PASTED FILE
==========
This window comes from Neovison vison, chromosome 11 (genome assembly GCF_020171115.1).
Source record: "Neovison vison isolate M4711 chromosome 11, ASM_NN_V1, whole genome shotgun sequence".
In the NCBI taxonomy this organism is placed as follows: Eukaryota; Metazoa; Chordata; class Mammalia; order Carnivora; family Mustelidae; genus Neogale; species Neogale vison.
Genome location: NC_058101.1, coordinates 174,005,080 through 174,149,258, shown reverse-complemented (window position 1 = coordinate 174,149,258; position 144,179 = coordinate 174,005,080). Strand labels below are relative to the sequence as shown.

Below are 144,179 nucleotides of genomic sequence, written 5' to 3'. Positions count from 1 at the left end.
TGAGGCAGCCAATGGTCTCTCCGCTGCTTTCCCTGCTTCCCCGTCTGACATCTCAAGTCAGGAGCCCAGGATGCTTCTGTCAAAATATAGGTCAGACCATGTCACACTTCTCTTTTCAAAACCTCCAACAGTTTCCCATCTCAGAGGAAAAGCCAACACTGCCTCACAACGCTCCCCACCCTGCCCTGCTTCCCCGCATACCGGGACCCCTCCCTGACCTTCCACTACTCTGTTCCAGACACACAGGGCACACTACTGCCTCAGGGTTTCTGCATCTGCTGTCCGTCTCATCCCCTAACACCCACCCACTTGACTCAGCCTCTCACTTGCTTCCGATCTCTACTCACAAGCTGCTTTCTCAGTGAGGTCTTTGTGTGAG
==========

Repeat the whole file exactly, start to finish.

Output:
This window comes from Neovison vison, chromosome 11 (genome assembly GCF_020171115.1).
Source record: "Neovison vison isolate M4711 chromosome 11, ASM_NN_V1, whole genome shotgun sequence".
In the NCBI taxonomy this organism is placed as follows: Eukaryota; Metazoa; Chordata; class Mammalia; order Carnivora; family Mustelidae; genus Neogale; species Neogale vison.
Genome location: NC_058101.1, coordinates 174,005,080 through 174,149,258, shown reverse-complemented (window position 1 = coordinate 174,149,258; position 144,179 = coordinate 174,005,080). Strand labels below are relative to the sequence as shown.

Below are 144,179 nucleotides of genomic sequence, written 5' to 3'. Positions count from 1 at the left end.
TGAGGCAGCCAATGGTCTCTCCGCTGCTTTCCCTGCTTCCCCGTCTGACATCTCAAGTCAGGAGCCCAGGATGCTTCTGTCAAAATATAGGTCAGACCATGTCACACTTCTCTTTTCAAAACCTCCAACAGTTTCCCATCTCAGAGGAAAAGCCAACACTGCCTCACAACGCTCCCCACCCTGCCCTGCTTCCCCGCATACCGGGACCCCTCCCTGACCTTCCACTACTCTGTTCCAGACACACAGGGCACACTACTGCCTCAGGGTTTCTGCATCTGCTGTCCGTCTCATCCCCTAACACCCACCCACTTGACTCAGCCTCTCACTTGCTTCCGATCTCTACTCACAAGCTGCTTTCTCAGTGAGGTCTTTGTGTGAG